The road to recovery for the Mexican gray wolf starts in a sanctuary in New York where scientists are hoping the next generation hears the call of the wild, reports Julia Hill
Lobo Weekmarks the 20th anniversary of the release of 11 wolves to the Blue Range Recovery Area of Arizona and New Mexico
Few creatures stir such strong feelings of awe and fear as the wolf. Their long, mournful-sounding howl is an iconic symbol of the wild that inspires visuals of woodlands and moonlit skies, along with that full-body chill. Unfortunately for the wolves, this primal fear reaction has inspired mass killings and loss of habitat around the world. Unfortunately for us, these keystone predators keep our ecosystems balanced and running smoothly and so, the loss of these animals has widespread implications. How can we turn this fear to a healthy respect and admiration that doesn't have a negative impact? Education programs along with targeted breeding and reintroduction efforts are a good start.
As one of the most genetically unique species in North America, today's population of Mexican gray wolves (or "lobos") stems from seven individuals that survived the U.S. Fish & Wildlife Service's eradication campaign from 1915 to 1973. This lack of genetic diversity is what makes them so unique and also what makes their survival so perilous. Once found throughout the southwestern United States and Mexico, the Mexican gray wolf is now one of the most endangered species in North America with only a little over 100 animals surviving in the wild. Because of these factors, education and reintroduction programs are vital for the continuation of this species in the wild. Fortunately, there are organizations working hard to bring them back from the brink of extinction and reintroduce them to their natural homes, positively impacting those ecosystems.
The Wolf Conservation Center, founded in 1996 by Helene Grimaud, focuses on conserving this species through education and Species Survival Plan actions. The Species Survival Plan program, developed by the Association of Zoos & Aquariums in the 1980s, aims to manage genetic diversity and conserve endangered animals through targeted captive breeding efforts. These methods have boosted reintroduction programs and have assisted the comeback of animals such as the black-footed ferret and California condor. From their first three wolves, the center now hosts four ambassador wolves with a total of 14 wolves currently being housed at the center, some hoping to be reintroduced to their natural homes.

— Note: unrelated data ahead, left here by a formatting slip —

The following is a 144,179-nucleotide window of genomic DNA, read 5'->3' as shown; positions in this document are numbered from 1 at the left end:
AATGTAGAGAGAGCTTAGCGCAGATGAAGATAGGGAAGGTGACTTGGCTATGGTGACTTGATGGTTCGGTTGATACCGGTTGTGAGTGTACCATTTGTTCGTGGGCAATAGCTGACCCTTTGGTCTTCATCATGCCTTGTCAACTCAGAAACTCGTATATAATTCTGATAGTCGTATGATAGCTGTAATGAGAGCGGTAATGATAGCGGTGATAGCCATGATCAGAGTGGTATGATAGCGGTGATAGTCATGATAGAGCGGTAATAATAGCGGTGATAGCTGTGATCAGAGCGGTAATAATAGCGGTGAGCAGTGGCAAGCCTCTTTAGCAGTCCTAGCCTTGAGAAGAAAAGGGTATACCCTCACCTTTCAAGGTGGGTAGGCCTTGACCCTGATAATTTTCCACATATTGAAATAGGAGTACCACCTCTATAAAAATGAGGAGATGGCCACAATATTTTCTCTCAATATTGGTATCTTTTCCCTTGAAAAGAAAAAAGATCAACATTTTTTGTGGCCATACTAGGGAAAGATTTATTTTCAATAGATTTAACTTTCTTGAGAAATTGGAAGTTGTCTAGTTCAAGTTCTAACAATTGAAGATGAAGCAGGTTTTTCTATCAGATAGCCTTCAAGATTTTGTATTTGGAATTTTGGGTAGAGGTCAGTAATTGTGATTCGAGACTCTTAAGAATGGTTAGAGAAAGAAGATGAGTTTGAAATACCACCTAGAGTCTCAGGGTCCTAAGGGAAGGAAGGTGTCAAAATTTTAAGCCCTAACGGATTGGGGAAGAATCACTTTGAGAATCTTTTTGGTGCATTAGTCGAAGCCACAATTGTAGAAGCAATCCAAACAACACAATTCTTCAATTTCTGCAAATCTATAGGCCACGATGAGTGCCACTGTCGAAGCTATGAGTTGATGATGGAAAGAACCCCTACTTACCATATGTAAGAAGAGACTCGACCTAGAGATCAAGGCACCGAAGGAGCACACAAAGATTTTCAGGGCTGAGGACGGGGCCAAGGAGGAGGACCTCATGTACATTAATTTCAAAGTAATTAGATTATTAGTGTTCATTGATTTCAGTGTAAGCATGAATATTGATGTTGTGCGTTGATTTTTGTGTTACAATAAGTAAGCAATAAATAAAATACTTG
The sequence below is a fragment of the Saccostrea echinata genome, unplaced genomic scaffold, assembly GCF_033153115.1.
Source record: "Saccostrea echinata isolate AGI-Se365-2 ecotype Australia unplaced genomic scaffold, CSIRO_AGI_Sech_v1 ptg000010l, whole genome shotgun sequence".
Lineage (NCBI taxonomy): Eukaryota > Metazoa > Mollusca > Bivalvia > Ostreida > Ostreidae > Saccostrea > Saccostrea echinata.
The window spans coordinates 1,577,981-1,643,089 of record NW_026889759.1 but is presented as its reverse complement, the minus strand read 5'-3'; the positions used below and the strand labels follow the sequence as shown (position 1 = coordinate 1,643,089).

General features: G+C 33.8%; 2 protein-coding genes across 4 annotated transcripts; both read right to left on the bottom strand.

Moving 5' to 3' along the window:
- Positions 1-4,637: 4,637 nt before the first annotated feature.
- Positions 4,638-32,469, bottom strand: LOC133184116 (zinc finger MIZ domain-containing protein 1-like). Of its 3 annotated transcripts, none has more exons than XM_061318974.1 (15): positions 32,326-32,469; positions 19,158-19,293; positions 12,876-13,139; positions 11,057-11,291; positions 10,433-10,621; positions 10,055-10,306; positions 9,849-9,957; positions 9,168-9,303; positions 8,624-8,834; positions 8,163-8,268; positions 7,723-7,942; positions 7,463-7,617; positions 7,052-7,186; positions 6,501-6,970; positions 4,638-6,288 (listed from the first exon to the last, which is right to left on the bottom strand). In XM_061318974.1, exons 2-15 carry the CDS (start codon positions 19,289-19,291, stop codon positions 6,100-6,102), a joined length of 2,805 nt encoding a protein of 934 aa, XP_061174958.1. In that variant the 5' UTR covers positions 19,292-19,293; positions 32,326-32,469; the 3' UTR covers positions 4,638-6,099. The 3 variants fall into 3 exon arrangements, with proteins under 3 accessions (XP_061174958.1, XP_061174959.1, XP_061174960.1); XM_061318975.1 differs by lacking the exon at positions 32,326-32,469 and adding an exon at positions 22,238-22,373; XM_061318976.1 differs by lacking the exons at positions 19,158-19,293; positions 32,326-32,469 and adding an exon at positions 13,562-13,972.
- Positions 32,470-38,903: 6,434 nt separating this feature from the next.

Moving away from their former eradication campaign, the U.S. Fish and Wildlife Service is now working to reintroduce Mexican gray wolves to portions of their historic range. Four wolves from the Wolf Conservation Center have been chosen for this reintroduction program. Their recovery is not without obstacles, however, with powerful lobbyists from the hunting and ranching communities influencing decisions such as low population size restrictions. Organizations like the Wolf Conservation Center, Defenders of Wildlife and Earthjustice are currently suing the Fish and Wildlife Service to ensure there are stronger protocols for wolf protection in accordance with the Endangered Species Act. Much more must be done to ensure these keystone predators are secure in the wild.
Lobo Week is a celebration of these reintroduction efforts, marking the 20th anniversary of the release of 11 wolves to the Blue Range Recovery Area of Arizona and New Mexico. Starting March 25th, those passionate about wolf conservation – zoos, advocacy groups, individuals, and more – are coming together to raise awareness for this unique species. By using #LoboWeek, you can see fun facts, what special events are being organized by Lobo Week partners, learn how to contribute to the recovery of the Mexican gray wolf, and help spread this important conservation message. With our combined efforts, we can ensure the call of these beautiful creatures remains heard for generations to come.
Check out our 360º video captured in Belle's enclosure where she lives with her four pups. We bit off more than we could chew when these cheeky wolves tested our camera to it's limits. Lesson learnt - don't underestimate an apex predator! >>>